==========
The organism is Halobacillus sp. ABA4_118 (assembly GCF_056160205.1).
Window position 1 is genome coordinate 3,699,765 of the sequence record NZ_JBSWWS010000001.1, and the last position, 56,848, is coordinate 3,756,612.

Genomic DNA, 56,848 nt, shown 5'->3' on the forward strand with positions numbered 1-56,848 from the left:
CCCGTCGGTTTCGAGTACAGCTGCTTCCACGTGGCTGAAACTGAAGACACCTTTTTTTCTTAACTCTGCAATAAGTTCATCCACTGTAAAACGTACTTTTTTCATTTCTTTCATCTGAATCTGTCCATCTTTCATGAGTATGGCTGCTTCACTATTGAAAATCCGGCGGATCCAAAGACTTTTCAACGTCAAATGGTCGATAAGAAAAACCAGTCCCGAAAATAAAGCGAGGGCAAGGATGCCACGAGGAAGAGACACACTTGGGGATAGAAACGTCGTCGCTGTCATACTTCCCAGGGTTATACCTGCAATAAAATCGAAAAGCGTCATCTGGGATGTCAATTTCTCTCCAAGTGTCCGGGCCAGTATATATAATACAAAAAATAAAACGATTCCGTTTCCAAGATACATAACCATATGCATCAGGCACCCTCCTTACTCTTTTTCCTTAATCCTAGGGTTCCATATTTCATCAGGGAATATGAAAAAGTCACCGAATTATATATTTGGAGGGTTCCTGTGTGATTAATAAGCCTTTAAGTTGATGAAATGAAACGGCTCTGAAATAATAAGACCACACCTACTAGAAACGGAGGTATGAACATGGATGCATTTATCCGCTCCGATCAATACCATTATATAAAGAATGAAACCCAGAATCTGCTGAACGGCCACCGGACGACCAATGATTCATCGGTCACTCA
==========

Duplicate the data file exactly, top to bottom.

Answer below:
The organism is Halobacillus sp. ABA4_118 (assembly GCF_056160205.1).
Window position 1 is genome coordinate 3,699,765 of the sequence record NZ_JBSWWS010000001.1, and the last position, 56,848, is coordinate 3,756,612.

Genomic DNA, 56,848 nt, shown 5'->3' on the forward strand with positions numbered 1-56,848 from the left:
CCCGTCGGTTTCGAGTACAGCTGCTTCCACGTGGCTGAAACTGAAGACACCTTTTTTTCTTAACTCTGCAATAAGTTCATCCACTGTAAAACGTACTTTTTTCATTTCTTTCATCTGAATCTGTCCATCTTTCATGAGTATGGCTGCTTCACTATTGAAAATCCGGCGGATCCAAAGACTTTTCAACGTCAAATGGTCGATAAGAAAAACCAGTCCCGAAAATAAAGCGAGGGCAAGGATGCCACGAGGAAGAGACACACTTGGGGATAGAAACGTCGTCGCTGTCATACTTCCCAGGGTTATACCTGCAATAAAATCGAAAAGCGTCATCTGGGATGTCAATTTCTCTCCAAGTGTCCGGGCCAGTATATATAATACAAAAAATAAAACGATTCCGTTTCCAAGATACATAACCATATGCATCAGGCACCCTCCTTACTCTTTTTCCTTAATCCTAGGGTTCCATATTTCATCAGGGAATATGAAAAAGTCACCGAATTATATATTTGGAGGGTTCCTGTGTGATTAATAAGCCTTTAAGTTGATGAAATGAAACGGCTCTGAAATAATAAGACCACACCTACTAGAAACGGAGGTATGAACATGGATGCATTTATCCGCTCCGATCAATACCATTATATAAAGAATGAAACCCAGAATCTGCTGAACGGCCACCGGACGACCAATGATTCATCGGTCACTCA